DIA EuroMeeting – Patient centric research and technologies

I recently visited the DIA EuroMeeting to have a look at the latest and greatest in patient centric research and what patient-facing technologies are available today. I found the show well organized and the meeting venue in RAI Amsterdam was very good. Helping vendor and sponsor interaction, the exhibit hall was just one big space and seemed to be relatively lively compared to some of the previous EuroMeetings.

One of the highlights for me was the opportunity to interview the new DIA President, Dr. Ling Su. Here’s a summary of our discussion:

Dr. Ling Su, DIA President

Me: Is the same patient-centric research trend also seen in China?

Dr. Su: Not to the extent that we see in Europe, which is probably the most advanced, followed by the US. There is some movement in Japan. In other parts of Asia, it’s not as organized.

Me: Do patients in Asia have similar access to clinical trials than in the west? 

Dr. Su: I don’t think trials are as accessible. There is also a bit of a ‘guinea pig mentality’. Adverse events, etc are negatively publicized in the media and people don’t have a balanced view. They don’t understand what the safeguards put in place are and how risks are minimized. More public education is needed.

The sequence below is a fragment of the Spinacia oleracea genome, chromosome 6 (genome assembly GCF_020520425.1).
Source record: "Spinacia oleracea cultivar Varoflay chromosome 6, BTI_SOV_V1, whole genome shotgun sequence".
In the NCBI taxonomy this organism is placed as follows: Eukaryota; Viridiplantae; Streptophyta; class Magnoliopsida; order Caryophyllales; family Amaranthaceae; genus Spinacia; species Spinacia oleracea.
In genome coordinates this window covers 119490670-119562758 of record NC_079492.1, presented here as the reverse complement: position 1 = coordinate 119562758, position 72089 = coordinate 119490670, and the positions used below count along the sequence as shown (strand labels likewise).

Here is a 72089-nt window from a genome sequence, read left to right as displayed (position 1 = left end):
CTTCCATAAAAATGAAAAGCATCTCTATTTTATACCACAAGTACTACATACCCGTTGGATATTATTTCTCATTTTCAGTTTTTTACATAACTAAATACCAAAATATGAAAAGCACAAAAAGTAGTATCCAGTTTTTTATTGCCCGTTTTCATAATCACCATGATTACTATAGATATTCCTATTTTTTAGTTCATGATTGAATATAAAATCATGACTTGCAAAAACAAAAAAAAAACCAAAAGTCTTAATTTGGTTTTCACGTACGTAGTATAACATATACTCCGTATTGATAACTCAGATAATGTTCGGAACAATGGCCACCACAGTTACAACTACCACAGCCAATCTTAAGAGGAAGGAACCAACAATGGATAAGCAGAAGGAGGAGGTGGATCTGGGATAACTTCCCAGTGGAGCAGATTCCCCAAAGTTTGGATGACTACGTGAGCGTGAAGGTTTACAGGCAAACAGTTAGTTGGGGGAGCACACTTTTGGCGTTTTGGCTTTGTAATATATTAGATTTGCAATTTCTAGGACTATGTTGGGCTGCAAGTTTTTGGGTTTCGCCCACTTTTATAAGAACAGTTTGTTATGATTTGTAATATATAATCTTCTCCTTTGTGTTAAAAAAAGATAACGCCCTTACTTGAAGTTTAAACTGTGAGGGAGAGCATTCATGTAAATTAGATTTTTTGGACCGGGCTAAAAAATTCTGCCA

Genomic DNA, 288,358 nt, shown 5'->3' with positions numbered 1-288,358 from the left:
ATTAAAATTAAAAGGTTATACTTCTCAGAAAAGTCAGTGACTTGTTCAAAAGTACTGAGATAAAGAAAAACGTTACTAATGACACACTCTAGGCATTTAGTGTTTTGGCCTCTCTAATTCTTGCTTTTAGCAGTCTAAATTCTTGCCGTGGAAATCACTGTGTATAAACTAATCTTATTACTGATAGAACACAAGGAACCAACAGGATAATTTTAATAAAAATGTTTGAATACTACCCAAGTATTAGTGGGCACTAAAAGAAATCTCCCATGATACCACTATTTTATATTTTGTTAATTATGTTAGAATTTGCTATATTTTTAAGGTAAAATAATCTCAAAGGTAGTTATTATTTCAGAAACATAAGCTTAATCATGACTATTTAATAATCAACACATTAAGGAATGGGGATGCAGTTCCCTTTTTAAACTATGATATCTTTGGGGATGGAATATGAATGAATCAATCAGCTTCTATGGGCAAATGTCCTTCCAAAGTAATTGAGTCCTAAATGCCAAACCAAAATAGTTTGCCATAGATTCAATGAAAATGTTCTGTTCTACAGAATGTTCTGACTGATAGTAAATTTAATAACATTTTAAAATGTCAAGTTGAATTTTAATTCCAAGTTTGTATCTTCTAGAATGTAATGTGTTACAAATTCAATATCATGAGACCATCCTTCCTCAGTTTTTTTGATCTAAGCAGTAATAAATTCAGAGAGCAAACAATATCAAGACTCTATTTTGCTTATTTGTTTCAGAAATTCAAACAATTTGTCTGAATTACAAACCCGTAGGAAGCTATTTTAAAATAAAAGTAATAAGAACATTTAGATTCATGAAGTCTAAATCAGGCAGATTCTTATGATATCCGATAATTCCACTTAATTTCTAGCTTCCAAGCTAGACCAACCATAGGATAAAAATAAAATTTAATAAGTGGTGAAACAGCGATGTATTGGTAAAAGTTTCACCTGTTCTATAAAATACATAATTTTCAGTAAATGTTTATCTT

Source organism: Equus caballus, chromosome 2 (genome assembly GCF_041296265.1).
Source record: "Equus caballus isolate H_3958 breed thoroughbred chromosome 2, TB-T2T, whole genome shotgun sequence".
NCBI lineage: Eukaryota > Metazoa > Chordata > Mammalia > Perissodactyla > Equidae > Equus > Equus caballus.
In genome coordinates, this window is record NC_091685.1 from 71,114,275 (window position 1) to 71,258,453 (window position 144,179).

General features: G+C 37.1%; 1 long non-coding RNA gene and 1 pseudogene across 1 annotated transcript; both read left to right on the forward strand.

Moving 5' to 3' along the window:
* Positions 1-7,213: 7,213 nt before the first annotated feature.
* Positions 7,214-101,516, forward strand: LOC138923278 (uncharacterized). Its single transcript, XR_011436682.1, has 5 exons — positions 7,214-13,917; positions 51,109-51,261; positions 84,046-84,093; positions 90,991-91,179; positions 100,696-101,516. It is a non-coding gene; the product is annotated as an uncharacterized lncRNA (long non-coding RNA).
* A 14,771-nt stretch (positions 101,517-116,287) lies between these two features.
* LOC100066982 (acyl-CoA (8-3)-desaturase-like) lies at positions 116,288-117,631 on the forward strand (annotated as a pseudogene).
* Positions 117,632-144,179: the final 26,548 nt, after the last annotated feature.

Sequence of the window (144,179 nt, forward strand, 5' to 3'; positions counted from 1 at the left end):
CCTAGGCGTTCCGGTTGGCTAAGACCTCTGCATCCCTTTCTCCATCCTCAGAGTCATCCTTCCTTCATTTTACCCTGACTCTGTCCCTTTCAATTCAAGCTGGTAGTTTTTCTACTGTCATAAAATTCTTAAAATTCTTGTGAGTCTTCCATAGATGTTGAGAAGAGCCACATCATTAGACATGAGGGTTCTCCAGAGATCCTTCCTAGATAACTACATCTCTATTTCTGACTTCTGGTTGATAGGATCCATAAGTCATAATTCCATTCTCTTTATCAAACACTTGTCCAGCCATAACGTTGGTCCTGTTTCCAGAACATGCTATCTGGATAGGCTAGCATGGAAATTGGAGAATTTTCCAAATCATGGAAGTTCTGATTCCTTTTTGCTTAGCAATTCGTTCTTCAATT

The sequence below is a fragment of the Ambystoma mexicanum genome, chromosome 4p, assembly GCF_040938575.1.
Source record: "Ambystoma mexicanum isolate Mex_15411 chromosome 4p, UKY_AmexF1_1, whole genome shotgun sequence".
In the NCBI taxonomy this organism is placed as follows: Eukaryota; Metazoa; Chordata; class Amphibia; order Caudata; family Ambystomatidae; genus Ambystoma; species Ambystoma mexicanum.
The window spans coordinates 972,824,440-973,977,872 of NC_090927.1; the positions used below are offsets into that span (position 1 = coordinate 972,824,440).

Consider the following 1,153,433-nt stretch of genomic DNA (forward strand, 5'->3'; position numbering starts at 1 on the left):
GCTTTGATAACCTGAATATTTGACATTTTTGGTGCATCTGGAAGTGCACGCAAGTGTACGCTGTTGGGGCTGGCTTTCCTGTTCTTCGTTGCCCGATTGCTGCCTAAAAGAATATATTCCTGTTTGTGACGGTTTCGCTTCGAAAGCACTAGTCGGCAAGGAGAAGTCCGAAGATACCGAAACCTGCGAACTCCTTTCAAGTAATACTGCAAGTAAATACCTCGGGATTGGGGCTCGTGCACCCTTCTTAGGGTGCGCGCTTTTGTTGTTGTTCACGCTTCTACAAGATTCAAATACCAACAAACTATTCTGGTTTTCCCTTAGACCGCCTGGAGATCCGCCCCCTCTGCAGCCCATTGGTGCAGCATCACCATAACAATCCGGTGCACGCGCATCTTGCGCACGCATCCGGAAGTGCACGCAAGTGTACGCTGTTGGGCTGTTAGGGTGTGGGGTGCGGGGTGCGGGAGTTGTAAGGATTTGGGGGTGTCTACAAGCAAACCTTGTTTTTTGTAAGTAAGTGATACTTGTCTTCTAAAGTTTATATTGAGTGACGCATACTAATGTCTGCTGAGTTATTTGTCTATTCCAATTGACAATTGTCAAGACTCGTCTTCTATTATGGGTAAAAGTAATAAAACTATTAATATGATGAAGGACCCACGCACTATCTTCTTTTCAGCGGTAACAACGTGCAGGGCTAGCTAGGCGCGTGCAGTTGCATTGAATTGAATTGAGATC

Me: Almost half of the Internet users come from Asia, but the penetration is still only around 27%. Are people in Asia using online health resources routinely? 

Dr. Su: The younger population certainly uses mobile a lot, but the elderly much less. There are a lot of health resources available in the Chinese language, but I don’t have the statistics of their popularity. China is a big country and the use of the Internet probably varies a lot by region.

Me: What about attitudes towards online tools for clinical research. Like EDC and resources for patients. 

Dr. Su: EDC is used a lot in China, but it depends on the Sponsor. Most of the multinational companies conducting research in China use EDC and some of the local Chinese companies use it as well, but many still use paper.

Me: Does the DIA have special initiatives focused on the patient? At least the patient groups are well represented at the EuroMeeting. 

Dr. Su: Patients are certainly a critical component of drug development and that’s what the DIA’s mission is about. In Europe, USA and also in Japan there is now a lot more patient group involvement in the meetings. While we don’t yet have online resources available directly for patients, we do want to hear from them so that we can better serve their needs in the future. We have also decided to allocate one seat in the DIA board for patient representatives.